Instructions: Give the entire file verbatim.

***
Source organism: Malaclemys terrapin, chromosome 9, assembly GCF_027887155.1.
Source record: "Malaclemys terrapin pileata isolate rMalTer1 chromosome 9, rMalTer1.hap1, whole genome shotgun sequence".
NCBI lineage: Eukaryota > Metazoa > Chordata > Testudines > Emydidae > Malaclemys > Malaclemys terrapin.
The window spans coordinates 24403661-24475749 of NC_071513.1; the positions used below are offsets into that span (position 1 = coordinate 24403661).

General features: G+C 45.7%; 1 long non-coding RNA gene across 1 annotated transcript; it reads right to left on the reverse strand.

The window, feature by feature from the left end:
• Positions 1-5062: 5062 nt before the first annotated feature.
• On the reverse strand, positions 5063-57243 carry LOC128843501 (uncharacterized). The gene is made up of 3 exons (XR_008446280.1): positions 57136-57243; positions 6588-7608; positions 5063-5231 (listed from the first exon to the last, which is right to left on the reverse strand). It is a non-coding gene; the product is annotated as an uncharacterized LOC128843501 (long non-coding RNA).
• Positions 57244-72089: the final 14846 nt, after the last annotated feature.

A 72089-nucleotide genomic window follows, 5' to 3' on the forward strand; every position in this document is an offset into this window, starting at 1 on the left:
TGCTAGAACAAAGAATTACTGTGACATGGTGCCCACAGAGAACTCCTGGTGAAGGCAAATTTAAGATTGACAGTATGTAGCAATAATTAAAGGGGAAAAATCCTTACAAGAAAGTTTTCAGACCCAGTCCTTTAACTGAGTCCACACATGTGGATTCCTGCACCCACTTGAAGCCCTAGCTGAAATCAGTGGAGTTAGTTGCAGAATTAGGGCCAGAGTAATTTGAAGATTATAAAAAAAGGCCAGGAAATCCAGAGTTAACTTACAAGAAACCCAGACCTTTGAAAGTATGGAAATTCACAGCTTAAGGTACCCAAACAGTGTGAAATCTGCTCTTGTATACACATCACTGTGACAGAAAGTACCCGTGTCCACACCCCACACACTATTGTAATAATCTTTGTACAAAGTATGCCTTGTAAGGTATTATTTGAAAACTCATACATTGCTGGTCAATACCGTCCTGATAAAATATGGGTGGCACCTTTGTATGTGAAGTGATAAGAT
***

Source organism: Malaclemys terrapin, chromosome 9, assembly GCF_027887155.1.
Source record: "Malaclemys terrapin pileata isolate rMalTer1 chromosome 9, rMalTer1.hap1, whole genome shotgun sequence".
NCBI lineage: Eukaryota > Metazoa > Chordata > Testudines > Emydidae > Malaclemys > Malaclemys terrapin.
The window spans coordinates 24403661-24475749 of NC_071513.1; the positions used below are offsets into that span (position 1 = coordinate 24403661).

General features: G+C 45.7%; 1 long non-coding RNA gene across 1 annotated transcript; it reads right to left on the reverse strand.

The window, feature by feature from the left end:
• Positions 1-5062: 5062 nt before the first annotated feature.
• On the reverse strand, positions 5063-57243 carry LOC128843501 (uncharacterized). The gene is made up of 3 exons (XR_008446280.1): positions 57136-57243; positions 6588-7608; positions 5063-5231 (listed from the first exon to the last, which is right to left on the reverse strand). It is a non-coding gene; the product is annotated as an uncharacterized LOC128843501 (long non-coding RNA).
• Positions 57244-72089: the final 14846 nt, after the last annotated feature.

A 72089-nucleotide genomic window follows, 5' to 3' on the forward strand; every position in this document is an offset into this window, starting at 1 on the left:
TGCTAGAACAAAGAATTACTGTGACATGGTGCCCACAGAGAACTCCTGGTGAAGGCAAATTTAAGATTGACAGTATGTAGCAATAATTAAAGGGGAAAAATCCTTACAAGAAAGTTTTCAGACCCAGTCCTTTAACTGAGTCCACACATGTGGATTCCTGCACCCACTTGAAGCCCTAGCTGAAATCAGTGGAGTTAGTTGCAGAATTAGGGCCAGAGTAATTTGAAGATTATAAAAAAAGGCCAGGAAATCCAGAGTTAACTTACAAGAAACCCAGACCTTTGAAAGTATGGAAATTCACAGCTTAAGGTACCCAAACAGTGTGAAATCTGCTCTTGTATACACATCACTGTGACAGAAAGTACCCGTGTCCACACCCCACACACTATTGTAATAATCTTTGTACAAAGTATGCCTTGTAAGGTATTATTTGAAAACTCATACATTGCTGGTCAATACCGTCCTGATAAAATATGGGTGGCACCTTTGTATGTGAAGTGATAAGAT